Seattle Repertory Theater
Feb. 22 - March 24 2007
Call (206) 443-2222 for Tickets & Information
Via the mesh of a History Channel-esque documentary and an Austin City Limit Special, Fire on the Mountain at The Seattle Repertory Theatre was a delightful blend of Bluegrass beginnings and narrative history of coal miners. With the backing of superb costume, set, light and sound design, the multi-talented cast, comprised mostly of folk musicians, was able to carry the show, which consisted mostly of folk music numbers, with narrative interludes. To match aural stimulus with visual, a nearly continuous slide show consisting of genuine pictures from mining days of 20th century America provided authenticity to the “story” of the characters.
The story itself was a bit general, only gaining specificity partway through when reference is made to the death of a coal-mining father/husband, and the performers begin to take on more consistent characters. From here, also, a more remorseful tone takes over what had been a previously up-beat show. The entire show played within those two moods—the songs presenting the dichotomy of a miner who is proud of his work and yet knows the dangers of it, the genre ranging from blues to bluegrass, folksy to almost Celtic, reflecting the various roots of the Appalachian people. The folk musicians presenting this story were an exceptionally talented ensemble, playing their instruments and singing with gusto; and the harmonies they built together were astounding. “Mississippi” Charles Bevel, in particular, was an incredible singer, though certainly everyone in the cast carried their part very well. (It was also enjoyable to see several older actors on stage, an age range that does not often happen.)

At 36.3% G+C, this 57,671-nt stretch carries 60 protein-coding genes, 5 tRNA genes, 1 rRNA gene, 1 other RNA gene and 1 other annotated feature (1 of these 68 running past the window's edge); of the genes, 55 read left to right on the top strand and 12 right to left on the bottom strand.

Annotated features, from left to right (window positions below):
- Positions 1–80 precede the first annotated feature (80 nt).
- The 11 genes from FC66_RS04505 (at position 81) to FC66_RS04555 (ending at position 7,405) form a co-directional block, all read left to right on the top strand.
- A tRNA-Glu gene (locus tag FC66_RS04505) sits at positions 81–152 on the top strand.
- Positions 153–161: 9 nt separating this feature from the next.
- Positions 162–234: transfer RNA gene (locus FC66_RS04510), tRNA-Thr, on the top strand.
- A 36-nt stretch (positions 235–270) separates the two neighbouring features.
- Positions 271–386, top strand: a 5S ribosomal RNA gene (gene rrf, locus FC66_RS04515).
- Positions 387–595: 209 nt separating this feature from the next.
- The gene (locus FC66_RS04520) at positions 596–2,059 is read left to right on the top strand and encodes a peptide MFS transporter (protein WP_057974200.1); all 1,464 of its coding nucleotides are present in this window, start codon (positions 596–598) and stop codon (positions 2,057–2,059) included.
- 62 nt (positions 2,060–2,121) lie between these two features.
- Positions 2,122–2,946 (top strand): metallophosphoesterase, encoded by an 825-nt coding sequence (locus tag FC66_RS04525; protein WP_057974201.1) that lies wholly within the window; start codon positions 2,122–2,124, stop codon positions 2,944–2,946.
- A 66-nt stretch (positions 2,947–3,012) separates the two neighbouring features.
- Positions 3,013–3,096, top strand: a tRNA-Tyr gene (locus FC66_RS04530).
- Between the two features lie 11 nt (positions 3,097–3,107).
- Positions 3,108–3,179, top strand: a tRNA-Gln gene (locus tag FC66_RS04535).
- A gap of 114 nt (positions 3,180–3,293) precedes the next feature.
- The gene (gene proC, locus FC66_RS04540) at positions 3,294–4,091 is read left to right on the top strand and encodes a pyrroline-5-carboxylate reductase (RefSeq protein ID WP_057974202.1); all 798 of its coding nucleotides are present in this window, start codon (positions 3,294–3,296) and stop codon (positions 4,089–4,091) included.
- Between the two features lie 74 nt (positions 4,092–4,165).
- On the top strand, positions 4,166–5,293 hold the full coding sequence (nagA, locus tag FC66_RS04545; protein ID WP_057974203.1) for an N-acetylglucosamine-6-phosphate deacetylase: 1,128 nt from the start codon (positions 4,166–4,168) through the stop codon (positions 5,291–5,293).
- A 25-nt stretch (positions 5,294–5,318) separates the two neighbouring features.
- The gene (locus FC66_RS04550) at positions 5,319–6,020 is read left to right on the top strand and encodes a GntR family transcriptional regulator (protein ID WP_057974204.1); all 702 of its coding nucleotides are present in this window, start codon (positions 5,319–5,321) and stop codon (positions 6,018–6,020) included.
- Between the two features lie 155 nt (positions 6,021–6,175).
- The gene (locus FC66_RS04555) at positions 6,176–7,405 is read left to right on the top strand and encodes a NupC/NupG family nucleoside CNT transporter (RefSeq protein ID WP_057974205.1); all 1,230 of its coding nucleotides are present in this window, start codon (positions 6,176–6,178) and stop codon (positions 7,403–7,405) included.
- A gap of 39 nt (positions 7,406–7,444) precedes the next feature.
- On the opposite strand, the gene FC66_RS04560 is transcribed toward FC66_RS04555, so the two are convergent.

The design elements were as beautiful and harmonious as the music was, each working perfectly with the other and evoking the time and place very well. Vicki Smith’s set was created of wood beams and corrugated metal, suggesting a small-town meeting hall, with the addition of two large framed screens, on which the slides (designed by Randal Myler) were projected. Marcia Dixcy Jory’s costumes were similar, blue collar attire consisting of denim, flannel, overalls and cotton dresses. The lighting (Don Darnutzer) and sound (Eric Stahlhammer) were more subtle. The sound design mostly consisted in the miking of the voices and instruments, but that was flawless; and one song, by a miner trapped in a cave-in, had a haunting echo added to his voice. The lighting delicately followed the music, bring up highlights over each musician during a solo (but never distractingly), or lighting a storyteller with a spotlight, always in soft, warm colors that matched the browns of the set.
Although the show is well-put together, all the elements are well-executed, and the singers are superb, the show may not be for everyone. It is almost constant folk music, so if that genre is not something you like, the show will probably not be either. However, if you do enjoy folk music, this show presents it in an extremely enjoyable format; and if you are not familiar with folk music, this is the show to introduce yourself to it; you will be caught up in the talent and the verve of the musicians and the detailed and exceptional production.
Review by Lia Morgan & Phoebe Hopkins